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I have a few UILabels, any one of which will update according to the index of an NSArray index they represent. I thought of selecting them by their tag

self.displayLabel.tag = myArray[index];

but that changes the tag value to whatever my array is holding at the moment

Using a dictionary for whatever tricks it offers instead of an NSArray doesn't help because i still have to select the correct matching label. This is the effect i want to achieve.

self.|mySelectedLabel|.text = myArray[index];

what should i put in |mySelectedLabel| to get the one i'm looking for?

I'm almost ashamed to ask at my reputation level, but this is stymie-ing me every search only turns up how to set Labels and change, not the process of selecting

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I should add, that i want to avoid having to do a Switch Case within my method, I just want to do it generically as the array might be 14 elements in size –  aremvee Mar 26 at 1:42

3 Answers 3

Assuming you have set the tags to the appropriate index to match your array indices you can use [self.view viewWithTag:index];

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This might be what i'm looking for, I'll get back in a few days on this as Looking through the Apple Docs is not so easy on the usage of any method. What they call syntax seems end up different in real use. It seems to be more of a memory-jog for those who know than instruction for the newcomer. –  aremvee Mar 26 at 1:58
    
Not a good idea, because what do you do for the index 0? This is the default tag for all views, so you might not get the label with that tag. –  Abizern Mar 26 at 4:27
    
Good point. You can offset the tags by one [self.view viewWithTag:index+1]; –  Paulw11 Mar 26 at 4:42

Why are you not setting the tag with:

self.displayLabel.tag = index;

Also, you could just loop though an array of labels and find the right one:

for (UILabel *label : labelArray) {
    if (label.tag == index) {
        label.text = @"I found you!";
    }
}
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the tag is already set, so self.displayLabel.tag = index; changes nothing. Regards your second comment I'd have to have a loop looking through an array of labels nested inside a loop of myArray looking for things that require updating. hmm. would work, but is there something simpler? –  aremvee Mar 26 at 1:53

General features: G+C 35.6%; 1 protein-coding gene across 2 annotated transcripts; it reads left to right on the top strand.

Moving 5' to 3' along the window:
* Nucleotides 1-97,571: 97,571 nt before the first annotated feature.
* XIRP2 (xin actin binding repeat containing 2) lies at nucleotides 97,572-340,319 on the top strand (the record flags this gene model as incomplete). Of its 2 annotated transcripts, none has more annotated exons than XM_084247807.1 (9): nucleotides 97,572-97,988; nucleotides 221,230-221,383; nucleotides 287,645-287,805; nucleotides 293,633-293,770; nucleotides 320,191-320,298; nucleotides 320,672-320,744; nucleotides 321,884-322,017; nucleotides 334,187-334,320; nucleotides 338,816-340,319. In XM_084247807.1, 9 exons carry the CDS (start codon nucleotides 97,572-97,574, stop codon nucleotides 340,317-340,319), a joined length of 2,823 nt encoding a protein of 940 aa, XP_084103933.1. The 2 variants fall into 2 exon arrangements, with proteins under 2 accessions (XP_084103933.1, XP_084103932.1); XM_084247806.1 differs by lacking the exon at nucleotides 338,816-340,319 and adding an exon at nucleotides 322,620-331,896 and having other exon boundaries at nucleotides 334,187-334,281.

Yeah, I think Paulw11 hit the nail on the head there –  Gergy008 Mar 26 at 2:45
    
This will not give you the correct view for an index value of 0; as 0 is the default tag for views. –  Abizern Mar 26 at 4:33

Rather than using tags you can refer to your specific textfields by reference:

// Create an array to hold your textfields
NSMutableArray *textFields = [NSMutableArray array]

// Create your textfields and add them to the array
UITextField *textField;
for (NSUInteger idx = 0: idx++; idx < numberOfTextFieldsYouWant) {
    textField = [UITextField alloc] initWithFrame:<whateverYouWant>];
    [textFields addObject:textField];
}

Since you are adding the objects to an array, rather than using the tag value 0, 1, 2... you can just access it by it's index in the array

So, for what you want to do you can just do:

textfields[index].text = myArray[index];

It's a lot cleaner, doesn't rely on magic tags, and you have an array of all your dynamic textfields that you can remove, or change in one place.

I think tags are vastly overused, and they aren't necessary in most cases.

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